When I was young, I always wanted to be "cool." There were many reasons; obviously Hollywood played a role in that. For those who do not recall, James Dean brought us "cool" on the big screen, as did Steve McQueen. In the 70s, we saw Henry Winkler (aka "Fonzie") bring "cool" to a whole new small-screen level in the sitcom Happy Days. The word "nerd" did not originate in that show (but in a Dr. Seuss book), but Happy Days seemingly brought it to the fore for a generation. For the uninitiated, it was generally accepted that being a "nerd" is the opposite of "cool."
We all wanted to be "cool." And, to some extent, perhaps we all still do. We want to be "hip," "chill," and "with it." I'll remember when a cute girl on the school bus in grade school assured me "you will never be cool." Well, that hurt. I knew, somehow, that she was wrong. Someday, someway, I would be able to say I'm cooler than you know. And, today is that day. As KQED notes in a January 2020 headline "You're Cooler than you Think."
The Smithsonian Magazine explains there is a great cooling occurring, and it is not the climate. It explains that the old standard of 98.6 degrees as the "normal" human temperature is getting some re-analysis and resistance. See, the "normal" is not about physiology or "normality," it is merely an average of readings taken in a survey.
This particular math dates to a German doctor's conclusions in 1851. Somehow, he obtained readings from 25,000 patients and the rest, as they say, is history. Note, in those days there was no ear thermometer or scanning thermometer. Glass tubes had to be held under the tongue or in an armpit to get those readings. Despite the rudimentary equipment, this 1851 average became "a benchmark for medical professionals today."
A much smaller sample (148 patients) in 1992 suggested a lower average, 98.2 degrees. But, "more recently" a large (35,000) British sampling yielded an average of only 97.9 degrees. This discrepancy has been attributed by some to inaccurate readings back in the 1800s, but some also suggest that "human bodies are actually cooling." One notes that "we're actually changing physiologically." Imagine that, I am actually getting cooler.
If you are tempted now to have any doubts, you must remember that this is science and science is always right. It is infallible and always correct (sarcasm warning). Everyone knows you cannot doubt science. When the scientists tell you that you should not wear a mask, you must accept their opinion. When they later tell you that you should wear a mask, you must accept their opinion. It is, after all, science. But, should we accept the science of 1851 or the science of today? Will the science of tomorrow be different still? It is a challenge for those of us who wish to avoid thinking and instead want to simply "follow the science."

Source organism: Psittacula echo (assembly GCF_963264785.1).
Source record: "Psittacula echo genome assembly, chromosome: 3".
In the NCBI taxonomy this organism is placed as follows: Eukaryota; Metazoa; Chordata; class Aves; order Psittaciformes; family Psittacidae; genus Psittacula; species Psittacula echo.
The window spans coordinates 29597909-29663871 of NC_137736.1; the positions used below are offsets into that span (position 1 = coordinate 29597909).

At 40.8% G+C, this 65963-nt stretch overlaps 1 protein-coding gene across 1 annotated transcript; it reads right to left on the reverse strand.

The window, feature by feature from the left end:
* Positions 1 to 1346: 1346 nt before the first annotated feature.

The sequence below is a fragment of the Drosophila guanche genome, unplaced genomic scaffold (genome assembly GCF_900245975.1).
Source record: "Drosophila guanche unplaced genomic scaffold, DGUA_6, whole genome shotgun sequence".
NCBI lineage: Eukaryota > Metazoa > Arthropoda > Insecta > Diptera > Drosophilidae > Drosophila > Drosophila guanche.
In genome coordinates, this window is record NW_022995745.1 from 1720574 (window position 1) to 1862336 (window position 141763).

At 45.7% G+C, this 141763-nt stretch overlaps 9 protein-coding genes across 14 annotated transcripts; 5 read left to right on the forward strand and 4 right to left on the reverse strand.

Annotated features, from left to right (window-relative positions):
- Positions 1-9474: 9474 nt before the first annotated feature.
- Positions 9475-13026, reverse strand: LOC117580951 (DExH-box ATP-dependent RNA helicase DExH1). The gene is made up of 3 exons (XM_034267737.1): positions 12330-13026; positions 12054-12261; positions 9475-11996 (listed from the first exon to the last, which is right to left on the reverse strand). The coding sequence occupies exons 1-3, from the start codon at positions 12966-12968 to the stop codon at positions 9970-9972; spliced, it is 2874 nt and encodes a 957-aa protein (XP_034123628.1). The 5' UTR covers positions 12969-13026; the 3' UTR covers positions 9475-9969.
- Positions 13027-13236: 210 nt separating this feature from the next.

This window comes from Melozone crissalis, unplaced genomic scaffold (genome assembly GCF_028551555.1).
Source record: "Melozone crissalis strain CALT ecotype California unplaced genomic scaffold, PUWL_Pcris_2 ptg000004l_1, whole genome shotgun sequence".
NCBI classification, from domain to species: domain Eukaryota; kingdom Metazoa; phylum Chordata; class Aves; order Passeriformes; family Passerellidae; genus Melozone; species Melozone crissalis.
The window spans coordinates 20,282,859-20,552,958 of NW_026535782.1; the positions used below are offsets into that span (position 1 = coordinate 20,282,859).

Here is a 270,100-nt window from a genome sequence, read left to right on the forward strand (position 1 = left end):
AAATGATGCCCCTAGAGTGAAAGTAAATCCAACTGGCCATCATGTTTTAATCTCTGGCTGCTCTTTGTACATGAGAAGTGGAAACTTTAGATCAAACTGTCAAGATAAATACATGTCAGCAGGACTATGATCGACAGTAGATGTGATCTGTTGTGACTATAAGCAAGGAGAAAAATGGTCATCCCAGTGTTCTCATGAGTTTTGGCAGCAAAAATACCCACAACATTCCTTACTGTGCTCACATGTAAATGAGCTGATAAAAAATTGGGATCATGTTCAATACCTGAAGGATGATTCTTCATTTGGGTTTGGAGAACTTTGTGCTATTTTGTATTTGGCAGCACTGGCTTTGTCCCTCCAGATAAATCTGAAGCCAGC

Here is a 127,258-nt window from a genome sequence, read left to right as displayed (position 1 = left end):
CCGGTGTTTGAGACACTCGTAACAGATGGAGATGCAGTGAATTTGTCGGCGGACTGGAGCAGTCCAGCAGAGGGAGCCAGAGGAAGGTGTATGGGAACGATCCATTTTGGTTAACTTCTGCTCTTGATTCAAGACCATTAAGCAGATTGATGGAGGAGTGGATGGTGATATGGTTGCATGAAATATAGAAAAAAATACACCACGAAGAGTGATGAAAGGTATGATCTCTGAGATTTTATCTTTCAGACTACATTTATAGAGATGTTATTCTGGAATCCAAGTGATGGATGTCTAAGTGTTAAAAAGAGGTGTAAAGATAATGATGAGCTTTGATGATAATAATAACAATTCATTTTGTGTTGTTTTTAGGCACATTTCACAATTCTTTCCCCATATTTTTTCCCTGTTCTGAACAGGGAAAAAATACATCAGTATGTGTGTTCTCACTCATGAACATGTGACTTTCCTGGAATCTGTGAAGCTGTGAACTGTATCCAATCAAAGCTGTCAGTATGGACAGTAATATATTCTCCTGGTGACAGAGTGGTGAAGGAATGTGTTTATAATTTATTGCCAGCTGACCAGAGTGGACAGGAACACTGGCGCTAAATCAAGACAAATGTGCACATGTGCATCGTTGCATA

After extensive research described in the article, some scientists quoted by Smithsonian Magazine suggested there more here than testing or recording failures; that indeed body "temperature has gone down." They contend that this may be because of "improvement in temperature regulation" (heated and cooled living environments). It may also be because of gains in the treatment of disease that causes inflammation, "such as tuberculosis, malaria, and dental disease."
But, the infallible science is not unanimous. The article also quotes other's conclusions that the manner in which temperatures were obtained (oral versus armpit) may have influenced the population outcome and therefore the 1851 average. These doubters find the change in temperature to be difficult to accept scientifically, noting that such "evolution" by humans over the course of the last 170 years would be too rapid; they say those years would be "just the blink of the eye" in evolutionary terms.
So, there we have it. Science, and perhaps technology, leading to rescission of what was a near universal truth that "normal" human temperature is 98.6 degrees. The remaining question is simply whether we are getting cooler or whether we are just finally appreciating how cool we really are. This is interesting as some businesses continue to scan customers and employees as part of their defense against COVID-19/SARS-CoV-2, despite some suggestion that fever may not be the best differentiator or predictor.
It is coincidental that these articles on temperature change appeared right before the COVID-19 pandemic. A great many more people have checked their temperature in 2020 than in other years. Many have noted to me, as regards their COVID fears, that "I don't have fever"; my temperature is below normal. In fact it was one such representation that led me back to these articles in January 2020 and this exploration of the great cooling of humans. If you are not careful, you learn something new every day.
Which science is right? Are we cooler, or are we just better equipped for data gathering/processing? For now, perhaps it is just best to accept it all and bask in our new found "cool."
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